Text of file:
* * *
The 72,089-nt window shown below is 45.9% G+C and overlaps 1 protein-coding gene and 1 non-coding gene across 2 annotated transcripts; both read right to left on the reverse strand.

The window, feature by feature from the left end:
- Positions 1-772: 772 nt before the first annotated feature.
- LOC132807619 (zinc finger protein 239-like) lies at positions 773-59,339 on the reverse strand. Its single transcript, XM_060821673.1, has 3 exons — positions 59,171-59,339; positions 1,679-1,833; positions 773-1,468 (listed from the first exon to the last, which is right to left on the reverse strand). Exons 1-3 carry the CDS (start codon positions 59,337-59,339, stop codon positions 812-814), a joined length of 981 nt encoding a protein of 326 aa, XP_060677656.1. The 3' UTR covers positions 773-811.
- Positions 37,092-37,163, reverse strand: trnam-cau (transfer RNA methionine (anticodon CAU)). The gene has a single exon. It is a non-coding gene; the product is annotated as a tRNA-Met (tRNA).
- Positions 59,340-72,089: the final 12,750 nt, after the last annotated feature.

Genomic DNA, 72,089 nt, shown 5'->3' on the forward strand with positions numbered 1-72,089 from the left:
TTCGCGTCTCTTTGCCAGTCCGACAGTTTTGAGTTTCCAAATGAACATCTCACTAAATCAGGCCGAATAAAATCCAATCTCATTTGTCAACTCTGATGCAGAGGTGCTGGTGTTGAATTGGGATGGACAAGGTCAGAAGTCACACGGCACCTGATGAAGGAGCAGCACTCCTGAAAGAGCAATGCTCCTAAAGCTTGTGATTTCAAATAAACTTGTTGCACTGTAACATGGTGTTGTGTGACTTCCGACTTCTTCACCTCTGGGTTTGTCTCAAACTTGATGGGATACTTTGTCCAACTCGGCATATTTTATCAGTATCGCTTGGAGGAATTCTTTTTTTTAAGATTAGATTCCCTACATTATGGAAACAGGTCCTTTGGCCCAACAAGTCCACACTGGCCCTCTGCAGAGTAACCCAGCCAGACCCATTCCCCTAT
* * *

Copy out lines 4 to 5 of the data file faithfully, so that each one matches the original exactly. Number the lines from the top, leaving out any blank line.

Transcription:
- LOC132807619 (zinc finger protein 239-like) lies at positions 773-59,339 on the reverse strand. Its single transcript, XM_060821673.1, has 3 exons — positions 59,171-59,339; positions 1,679-1,833; positions 773-1,468 (listed from the first exon to the last, which is right to left on the reverse strand). Exons 1-3 carry the CDS (start codon positions 59,337-59,339, stop codon positions 812-814), a joined length of 981 nt encoding a protein of 326 aa, XP_060677656.1. The 3' UTR covers positions 773-811.
- Positions 37,092-37,163, reverse strand: trnam-cau (transfer RNA methionine (anticodon CAU)). The gene has a single exon. It is a non-coding gene; the product is annotated as a tRNA-Met (tRNA).